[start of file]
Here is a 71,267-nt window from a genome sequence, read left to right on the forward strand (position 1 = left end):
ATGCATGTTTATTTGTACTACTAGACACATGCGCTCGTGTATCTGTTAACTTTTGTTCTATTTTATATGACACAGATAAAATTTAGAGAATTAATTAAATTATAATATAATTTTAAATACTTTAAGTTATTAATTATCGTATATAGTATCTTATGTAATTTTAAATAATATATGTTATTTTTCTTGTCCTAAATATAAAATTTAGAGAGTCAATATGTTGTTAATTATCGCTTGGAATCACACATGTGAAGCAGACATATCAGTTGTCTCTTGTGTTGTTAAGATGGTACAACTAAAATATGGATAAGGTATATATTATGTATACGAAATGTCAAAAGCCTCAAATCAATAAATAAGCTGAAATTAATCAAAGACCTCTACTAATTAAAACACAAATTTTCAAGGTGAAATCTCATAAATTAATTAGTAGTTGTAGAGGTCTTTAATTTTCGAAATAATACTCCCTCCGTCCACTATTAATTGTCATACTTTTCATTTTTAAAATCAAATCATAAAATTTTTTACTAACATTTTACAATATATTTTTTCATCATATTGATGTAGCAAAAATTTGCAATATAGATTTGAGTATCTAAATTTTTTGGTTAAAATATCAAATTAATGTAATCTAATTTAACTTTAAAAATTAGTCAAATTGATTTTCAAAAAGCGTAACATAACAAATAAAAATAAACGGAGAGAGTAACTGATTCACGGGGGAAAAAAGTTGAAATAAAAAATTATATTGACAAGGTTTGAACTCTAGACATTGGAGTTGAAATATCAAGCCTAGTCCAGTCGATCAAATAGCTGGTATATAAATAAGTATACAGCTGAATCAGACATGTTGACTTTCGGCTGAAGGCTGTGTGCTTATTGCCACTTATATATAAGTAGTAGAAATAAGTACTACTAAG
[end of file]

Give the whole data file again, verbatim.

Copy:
Here is a 71,267-nt window from a genome sequence, read left to right on the forward strand (position 1 = left end):
ATGCATGTTTATTTGTACTACTAGACACATGCGCTCGTGTATCTGTTAACTTTTGTTCTATTTTATATGACACAGATAAAATTTAGAGAATTAATTAAATTATAATATAATTTTAAATACTTTAAGTTATTAATTATCGTATATAGTATCTTATGTAATTTTAAATAATATATGTTATTTTTCTTGTCCTAAATATAAAATTTAGAGAGTCAATATGTTGTTAATTATCGCTTGGAATCACACATGTGAAGCAGACATATCAGTTGTCTCTTGTGTTGTTAAGATGGTACAACTAAAATATGGATAAGGTATATATTATGTATACGAAATGTCAAAAGCCTCAAATCAATAAATAAGCTGAAATTAATCAAAGACCTCTACTAATTAAAACACAAATTTTCAAGGTGAAATCTCATAAATTAATTAGTAGTTGTAGAGGTCTTTAATTTTCGAAATAATACTCCCTCCGTCCACTATTAATTGTCATACTTTTCATTTTTAAAATCAAATCATAAAATTTTTTACTAACATTTTACAATATATTTTTTCATCATATTGATGTAGCAAAAATTTGCAATATAGATTTGAGTATCTAAATTTTTTGGTTAAAATATCAAATTAATGTAATCTAATTTAACTTTAAAAATTAGTCAAATTGATTTTCAAAAAGCGTAACATAACAAATAAAAATAAACGGAGAGAGTAACTGATTCACGGGGGAAAAAAGTTGAAATAAAAAATTATATTGACAAGGTTTGAACTCTAGACATTGGAGTTGAAATATCAAGCCTAGTCCAGTCGATCAAATAGCTGGTATATAAATAAGTATACAGCTGAATCAGACATGTTGACTTTCGGCTGAAGGCTGTGTGCTTATTGCCACTTATATATAAGTAGTAGAAATAAGTACTACTAAG